Snow Leopard Ecology
Understanding snow leopard ecology is a key building block for successful conservation programs. In order to protect the snow leopards, we must first identify the resources they use within the landscape and how they interact with each other and other wildlife.
The Snow Leopard Trust conducts groundbreaking ecological research in five countries across Central Asia. In Mongolia, we created a Long-Term Ecological Study (LTES) that is focused on growing our knowledge of snow leopard behavior and patterns of land use. Through this study, we have been able to continuously monitor wild snow leopards as they hunt, interact with each other, and move around their home range.
Using GPS and research camera data collected in our long-term snow leopard study in Mongolia, our researchers have found our that each individual male snow leopard uses an average area of 200 km2. Females have average home ranges of 130 km2.
There is very little overlap between individual cats of the same sex.
The cats in our study are mostly active at night, and typically hunt a large animal such as ibex or argali every 8-10 days.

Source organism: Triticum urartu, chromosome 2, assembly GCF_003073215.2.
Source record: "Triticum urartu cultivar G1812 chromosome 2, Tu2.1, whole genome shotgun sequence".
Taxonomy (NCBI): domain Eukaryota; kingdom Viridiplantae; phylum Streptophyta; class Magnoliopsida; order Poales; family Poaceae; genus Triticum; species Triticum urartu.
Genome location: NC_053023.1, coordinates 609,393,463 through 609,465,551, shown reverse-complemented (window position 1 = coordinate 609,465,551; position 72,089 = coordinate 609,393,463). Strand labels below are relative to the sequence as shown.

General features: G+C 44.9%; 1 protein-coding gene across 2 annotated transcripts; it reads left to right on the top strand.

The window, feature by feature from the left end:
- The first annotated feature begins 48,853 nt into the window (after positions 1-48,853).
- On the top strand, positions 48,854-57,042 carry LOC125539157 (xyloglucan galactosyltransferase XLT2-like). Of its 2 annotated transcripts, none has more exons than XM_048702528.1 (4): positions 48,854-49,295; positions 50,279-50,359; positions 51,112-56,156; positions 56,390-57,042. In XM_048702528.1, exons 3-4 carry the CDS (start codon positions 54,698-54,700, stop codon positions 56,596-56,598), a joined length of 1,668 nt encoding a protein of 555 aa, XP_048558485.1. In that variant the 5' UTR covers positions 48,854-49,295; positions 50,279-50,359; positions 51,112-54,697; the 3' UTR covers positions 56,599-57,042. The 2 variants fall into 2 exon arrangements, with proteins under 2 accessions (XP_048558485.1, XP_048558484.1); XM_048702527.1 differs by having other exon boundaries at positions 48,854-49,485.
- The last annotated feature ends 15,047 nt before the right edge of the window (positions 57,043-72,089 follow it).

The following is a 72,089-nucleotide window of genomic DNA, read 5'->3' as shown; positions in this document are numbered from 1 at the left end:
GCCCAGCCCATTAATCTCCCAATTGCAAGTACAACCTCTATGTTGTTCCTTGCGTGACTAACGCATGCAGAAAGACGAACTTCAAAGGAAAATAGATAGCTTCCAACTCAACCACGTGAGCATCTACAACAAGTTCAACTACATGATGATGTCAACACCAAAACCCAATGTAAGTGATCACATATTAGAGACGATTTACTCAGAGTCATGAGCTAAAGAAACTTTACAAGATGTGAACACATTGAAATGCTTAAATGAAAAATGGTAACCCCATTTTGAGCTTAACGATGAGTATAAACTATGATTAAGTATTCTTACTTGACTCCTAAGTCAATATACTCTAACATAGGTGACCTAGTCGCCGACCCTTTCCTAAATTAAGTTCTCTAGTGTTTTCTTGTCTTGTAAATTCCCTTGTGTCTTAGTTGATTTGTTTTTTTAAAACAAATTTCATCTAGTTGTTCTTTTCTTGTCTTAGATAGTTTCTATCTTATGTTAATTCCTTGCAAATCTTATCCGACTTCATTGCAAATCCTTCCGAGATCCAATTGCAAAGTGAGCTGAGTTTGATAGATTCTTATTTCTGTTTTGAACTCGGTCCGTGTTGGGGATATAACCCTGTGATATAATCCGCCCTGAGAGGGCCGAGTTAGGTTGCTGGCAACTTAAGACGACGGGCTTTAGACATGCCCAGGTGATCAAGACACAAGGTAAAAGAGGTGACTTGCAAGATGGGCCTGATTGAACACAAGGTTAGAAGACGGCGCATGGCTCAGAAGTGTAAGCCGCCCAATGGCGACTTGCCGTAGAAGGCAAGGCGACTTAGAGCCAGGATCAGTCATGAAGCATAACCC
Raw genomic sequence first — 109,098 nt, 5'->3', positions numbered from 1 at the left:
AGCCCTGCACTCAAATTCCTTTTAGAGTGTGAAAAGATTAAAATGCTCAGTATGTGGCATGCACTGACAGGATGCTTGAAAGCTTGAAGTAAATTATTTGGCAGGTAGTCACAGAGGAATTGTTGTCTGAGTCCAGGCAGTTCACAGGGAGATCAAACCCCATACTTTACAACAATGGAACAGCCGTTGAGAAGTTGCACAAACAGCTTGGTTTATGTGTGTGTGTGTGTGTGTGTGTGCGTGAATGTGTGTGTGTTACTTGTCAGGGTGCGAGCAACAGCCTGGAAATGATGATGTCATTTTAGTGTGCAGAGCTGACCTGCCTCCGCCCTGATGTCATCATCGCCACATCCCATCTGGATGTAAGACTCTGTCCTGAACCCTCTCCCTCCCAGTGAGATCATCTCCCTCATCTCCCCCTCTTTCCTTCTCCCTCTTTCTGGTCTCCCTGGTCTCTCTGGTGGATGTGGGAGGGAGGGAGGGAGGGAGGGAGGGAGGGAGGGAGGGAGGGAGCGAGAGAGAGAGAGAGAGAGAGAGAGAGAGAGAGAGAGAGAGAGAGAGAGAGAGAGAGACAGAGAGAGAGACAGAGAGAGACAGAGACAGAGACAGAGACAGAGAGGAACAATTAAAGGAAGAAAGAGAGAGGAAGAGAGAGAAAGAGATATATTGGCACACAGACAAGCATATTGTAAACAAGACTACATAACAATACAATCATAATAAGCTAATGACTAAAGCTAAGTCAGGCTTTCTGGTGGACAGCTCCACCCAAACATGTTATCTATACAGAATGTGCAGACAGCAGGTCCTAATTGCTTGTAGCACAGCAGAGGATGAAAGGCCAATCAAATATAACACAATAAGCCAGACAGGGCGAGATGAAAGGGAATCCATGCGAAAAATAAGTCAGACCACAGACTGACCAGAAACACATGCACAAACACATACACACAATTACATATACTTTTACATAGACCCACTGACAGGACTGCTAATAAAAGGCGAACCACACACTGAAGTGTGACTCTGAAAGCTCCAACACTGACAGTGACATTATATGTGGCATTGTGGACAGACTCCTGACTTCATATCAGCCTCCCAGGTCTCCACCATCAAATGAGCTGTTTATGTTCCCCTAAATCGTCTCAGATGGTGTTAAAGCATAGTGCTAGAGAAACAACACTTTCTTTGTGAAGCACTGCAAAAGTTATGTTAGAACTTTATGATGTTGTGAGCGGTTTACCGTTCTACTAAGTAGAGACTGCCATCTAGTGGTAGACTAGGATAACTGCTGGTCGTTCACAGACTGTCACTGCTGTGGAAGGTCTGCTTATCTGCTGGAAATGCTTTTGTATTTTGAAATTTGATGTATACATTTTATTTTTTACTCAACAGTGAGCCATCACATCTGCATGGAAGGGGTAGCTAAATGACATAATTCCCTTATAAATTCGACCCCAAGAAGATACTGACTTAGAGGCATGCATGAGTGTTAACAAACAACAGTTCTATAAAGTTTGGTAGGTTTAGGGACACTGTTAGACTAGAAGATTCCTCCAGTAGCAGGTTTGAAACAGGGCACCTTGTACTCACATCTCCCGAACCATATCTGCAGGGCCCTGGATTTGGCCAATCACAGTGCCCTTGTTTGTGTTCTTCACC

In this study, we’ve been able to observe mothers and cubs, helping us establish educated estimates of snow leopard birth rates and dispersal patterns. Through this ecological research we hope to one day answers questions like:
- Who is the dominant male in a specific area?
- How do neighboring individuals, both male and female, interact?
Because snow leopards are the top carnivore of their ecosystem, supporting a healthy population of prey species is vital to our conservation efforts. To better understand the snow leopard’s prey base, we use two important techniques.
Ecological surveys to determine population sizes
Just like the snow leopard, the animals they hunt are constantly on the move. This makes it difficult to accurately estimate the number of individual animals in a particular area. Our research team worked internationally to overcome this challenge, and standardized a new field technique called the Double Observer Survey. This method accounts for the snow leopard’s rough mountain terrain. With this, we created the first estimates for snow leopard prey populations.